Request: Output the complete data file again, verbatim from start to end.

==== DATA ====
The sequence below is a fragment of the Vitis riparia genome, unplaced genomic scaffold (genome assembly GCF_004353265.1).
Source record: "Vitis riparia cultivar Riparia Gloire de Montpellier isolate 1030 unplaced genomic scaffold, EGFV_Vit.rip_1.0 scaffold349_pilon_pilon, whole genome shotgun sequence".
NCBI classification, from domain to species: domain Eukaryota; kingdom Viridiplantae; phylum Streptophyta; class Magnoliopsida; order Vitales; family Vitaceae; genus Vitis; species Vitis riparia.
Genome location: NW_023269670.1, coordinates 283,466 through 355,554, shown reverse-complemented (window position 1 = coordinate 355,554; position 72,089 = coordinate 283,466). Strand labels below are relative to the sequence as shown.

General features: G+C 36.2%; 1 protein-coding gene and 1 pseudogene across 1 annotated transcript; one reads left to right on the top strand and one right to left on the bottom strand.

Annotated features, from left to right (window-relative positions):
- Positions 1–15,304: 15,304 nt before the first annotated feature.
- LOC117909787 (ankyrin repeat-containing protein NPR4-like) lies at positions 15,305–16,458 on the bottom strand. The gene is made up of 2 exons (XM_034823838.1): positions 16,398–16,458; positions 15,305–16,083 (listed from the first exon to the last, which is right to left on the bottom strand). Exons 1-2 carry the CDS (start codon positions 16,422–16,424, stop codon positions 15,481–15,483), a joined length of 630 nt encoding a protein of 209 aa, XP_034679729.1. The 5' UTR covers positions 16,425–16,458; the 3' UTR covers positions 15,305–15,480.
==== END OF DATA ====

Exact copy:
The sequence below is a fragment of the Vitis riparia genome, unplaced genomic scaffold (genome assembly GCF_004353265.1).
Source record: "Vitis riparia cultivar Riparia Gloire de Montpellier isolate 1030 unplaced genomic scaffold, EGFV_Vit.rip_1.0 scaffold349_pilon_pilon, whole genome shotgun sequence".
NCBI classification, from domain to species: domain Eukaryota; kingdom Viridiplantae; phylum Streptophyta; class Magnoliopsida; order Vitales; family Vitaceae; genus Vitis; species Vitis riparia.
Genome location: NW_023269670.1, coordinates 283,466 through 355,554, shown reverse-complemented (window position 1 = coordinate 355,554; position 72,089 = coordinate 283,466). Strand labels below are relative to the sequence as shown.

General features: G+C 36.2%; 1 protein-coding gene and 1 pseudogene across 1 annotated transcript; one reads left to right on the top strand and one right to left on the bottom strand.

Annotated features, from left to right (window-relative positions):
- Positions 1–15,304: 15,304 nt before the first annotated feature.
- LOC117909787 (ankyrin repeat-containing protein NPR4-like) lies at positions 15,305–16,458 on the bottom strand. The gene is made up of 2 exons (XM_034823838.1): positions 16,398–16,458; positions 15,305–16,083 (listed from the first exon to the last, which is right to left on the bottom strand). Exons 1-2 carry the CDS (start codon positions 16,422–16,424, stop codon positions 15,481–15,483), a joined length of 630 nt encoding a protein of 209 aa, XP_034679729.1. The 5' UTR covers positions 16,425–16,458; the 3' UTR covers positions 15,305–15,480.